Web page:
There have been two talks which I shamelessly will handle together, because in my opinion they had the same overall statement. The first one was “Courage in Software Development” by Dick Wall (@dickwall). The other one was “The Diablic Developer” by Martijn Verburg (@karianna). The latter one was acutally over-exagerated and ironic, so beware I might have misinterpreted it.
Both were actually making the point, that you should not over-estimate the power of best practices. You should always strive for better coding - but this does not mean reading best practices from a book. Most important, you need to try out the things yourself. Try out new things, improve your practice.
Dick was talking a lot about taking risk in software development (and mountain biking). He thinks, that risks as well as failure are part of life, part of learning and part of getting better. So we should do it. Well, I agree on this.
Both stessed the need, to think yourself. “Don’t trust the giant” - said Martijn. This means, don’t unreflectively repeat the heros of our industry. Think about what they say. Think about why they say it. Think about what is there agenda.
Actually I think both talks were pretty good.
Rules of Good UI Design
This was a Talk from Joe Nuxoll (@joeracer) - trying to teach engineers like us how designers thinks. According to him, the most important thing is to communicate. And for this communcation, designs and engineers have to understand each others language. So …
One common misunderstanding is, that design is about “make things pretty”. But this is acutally the last step. Design is a process. It starts with the idea of a product and it continues through several stages very closely analysing what the different user types (personas) need. The bullet points for this are:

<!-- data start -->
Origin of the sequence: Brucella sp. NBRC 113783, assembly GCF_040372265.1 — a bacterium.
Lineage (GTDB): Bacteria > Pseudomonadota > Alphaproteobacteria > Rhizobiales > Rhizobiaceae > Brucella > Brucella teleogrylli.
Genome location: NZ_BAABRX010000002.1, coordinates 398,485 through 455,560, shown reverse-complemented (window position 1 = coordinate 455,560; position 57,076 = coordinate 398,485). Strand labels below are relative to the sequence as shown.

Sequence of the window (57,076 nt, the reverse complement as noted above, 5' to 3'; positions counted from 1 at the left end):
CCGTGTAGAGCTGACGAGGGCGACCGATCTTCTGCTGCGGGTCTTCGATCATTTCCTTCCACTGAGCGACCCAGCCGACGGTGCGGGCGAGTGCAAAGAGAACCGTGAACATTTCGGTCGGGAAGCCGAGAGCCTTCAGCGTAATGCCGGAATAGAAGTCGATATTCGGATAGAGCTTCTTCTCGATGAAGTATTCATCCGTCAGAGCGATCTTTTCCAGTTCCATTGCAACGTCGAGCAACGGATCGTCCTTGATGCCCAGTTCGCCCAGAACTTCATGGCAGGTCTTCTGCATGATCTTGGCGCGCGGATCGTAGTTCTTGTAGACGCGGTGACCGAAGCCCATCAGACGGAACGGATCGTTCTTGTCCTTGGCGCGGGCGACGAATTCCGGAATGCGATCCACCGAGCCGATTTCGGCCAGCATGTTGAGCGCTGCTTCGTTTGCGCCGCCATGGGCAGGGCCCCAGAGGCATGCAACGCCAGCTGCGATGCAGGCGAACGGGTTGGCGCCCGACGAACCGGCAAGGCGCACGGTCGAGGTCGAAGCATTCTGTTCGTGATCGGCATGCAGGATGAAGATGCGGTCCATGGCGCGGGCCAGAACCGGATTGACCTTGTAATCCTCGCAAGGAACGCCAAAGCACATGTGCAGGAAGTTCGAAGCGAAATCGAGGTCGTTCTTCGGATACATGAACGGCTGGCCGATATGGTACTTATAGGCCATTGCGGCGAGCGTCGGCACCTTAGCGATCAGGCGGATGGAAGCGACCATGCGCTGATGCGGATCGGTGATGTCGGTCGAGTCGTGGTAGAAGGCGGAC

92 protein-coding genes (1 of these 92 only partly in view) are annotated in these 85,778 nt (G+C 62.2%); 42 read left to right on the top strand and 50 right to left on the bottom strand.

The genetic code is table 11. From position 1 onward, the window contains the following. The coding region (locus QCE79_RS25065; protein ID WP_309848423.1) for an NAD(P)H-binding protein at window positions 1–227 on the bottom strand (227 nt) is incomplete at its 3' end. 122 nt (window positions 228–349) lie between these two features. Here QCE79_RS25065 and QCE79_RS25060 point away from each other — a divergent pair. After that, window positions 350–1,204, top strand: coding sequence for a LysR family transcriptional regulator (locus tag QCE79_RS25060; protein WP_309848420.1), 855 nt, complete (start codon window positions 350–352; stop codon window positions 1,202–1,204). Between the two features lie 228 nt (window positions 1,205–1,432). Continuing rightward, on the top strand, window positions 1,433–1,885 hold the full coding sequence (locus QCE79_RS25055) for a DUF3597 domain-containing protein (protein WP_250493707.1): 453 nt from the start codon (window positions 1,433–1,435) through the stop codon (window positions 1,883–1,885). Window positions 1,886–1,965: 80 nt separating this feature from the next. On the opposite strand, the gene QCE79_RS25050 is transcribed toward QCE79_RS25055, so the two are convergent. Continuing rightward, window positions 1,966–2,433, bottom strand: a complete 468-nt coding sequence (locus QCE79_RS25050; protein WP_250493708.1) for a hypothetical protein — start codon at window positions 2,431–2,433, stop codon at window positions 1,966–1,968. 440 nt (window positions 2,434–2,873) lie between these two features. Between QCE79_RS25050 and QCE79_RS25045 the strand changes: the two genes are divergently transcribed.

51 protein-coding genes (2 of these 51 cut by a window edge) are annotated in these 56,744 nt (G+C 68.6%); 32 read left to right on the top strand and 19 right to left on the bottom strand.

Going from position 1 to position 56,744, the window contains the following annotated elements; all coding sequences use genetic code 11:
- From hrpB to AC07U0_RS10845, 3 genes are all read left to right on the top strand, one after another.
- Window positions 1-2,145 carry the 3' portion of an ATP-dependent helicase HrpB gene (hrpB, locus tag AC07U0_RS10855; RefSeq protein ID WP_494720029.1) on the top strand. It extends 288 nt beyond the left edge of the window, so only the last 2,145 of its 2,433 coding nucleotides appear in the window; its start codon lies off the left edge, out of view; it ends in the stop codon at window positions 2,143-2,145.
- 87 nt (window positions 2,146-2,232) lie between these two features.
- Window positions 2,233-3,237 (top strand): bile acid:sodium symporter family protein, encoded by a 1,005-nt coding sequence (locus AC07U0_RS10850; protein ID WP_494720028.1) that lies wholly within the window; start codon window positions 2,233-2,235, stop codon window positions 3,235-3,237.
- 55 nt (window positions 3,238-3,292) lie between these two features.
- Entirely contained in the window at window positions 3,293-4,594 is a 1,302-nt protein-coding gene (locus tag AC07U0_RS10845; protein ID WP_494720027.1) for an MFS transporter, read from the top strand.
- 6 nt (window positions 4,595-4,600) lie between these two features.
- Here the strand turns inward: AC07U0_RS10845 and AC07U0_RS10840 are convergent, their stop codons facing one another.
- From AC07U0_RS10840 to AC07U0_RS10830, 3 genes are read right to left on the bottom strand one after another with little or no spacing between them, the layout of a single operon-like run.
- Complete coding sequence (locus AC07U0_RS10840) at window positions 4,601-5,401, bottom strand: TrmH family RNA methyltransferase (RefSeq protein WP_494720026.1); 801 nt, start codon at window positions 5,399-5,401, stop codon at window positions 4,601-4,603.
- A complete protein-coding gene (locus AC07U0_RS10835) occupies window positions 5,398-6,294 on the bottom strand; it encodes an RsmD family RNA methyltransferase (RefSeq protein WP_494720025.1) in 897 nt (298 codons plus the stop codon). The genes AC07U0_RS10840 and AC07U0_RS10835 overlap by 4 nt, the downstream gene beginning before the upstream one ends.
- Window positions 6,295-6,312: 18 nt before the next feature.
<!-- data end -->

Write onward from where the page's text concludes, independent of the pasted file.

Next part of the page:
- Information Architecture & Interaction Design
- Visual Desing / Interaction Polish
- Production Plan
You have to understand, that this process is highly iterative and comparative. Designer iterate a lot and make a lot of different drafts and prototypes for there design work. They are also highly interested to critique each others work.
One of the most importants skills of a designer is to listen to the potential users - especially listen between the lines.
After this introduction Joe gave a few golden eggs for UI design. Maybe I’ll blog about them some time later (if asked ;-)).
It was announced in the wednesday keynote, that the Devoxx will be branching out. April, 18th till 20th 2012 a second Devoxx will take place in France, Paris (see http://devoxx.fr/display/FR12/Accueil). The talks will be 25 percent in English, the rest will be in French.
The original Devoxx will of course stay as it is: In Antwerp Belgium and in November.
Other things shortly noted
- The whole Devoxx talks as well as some talks from JavaOne this year will be on Parleys http://www.parleys.com/
- Oracle stopped funding the work in Swing. So Swing is effectively dead.
- There we loads of talk about HTML5 - and they were very well attended. Feels like it is on top of the Hype now.
- There is a “Adopt a JSR” Programm from the London Java User Group to envolve the community in the Java Community Process: http://java.net/projects/ljc-london-jug/pages/AdoptAJSRProgram
- The Technial Discussion Panel with Emmanuel Bernard, Brian H. Prince, Mark Reinhold, Brian Goetz, Joshua Bloch and Ben Evans has been great. You should watch it on parleys.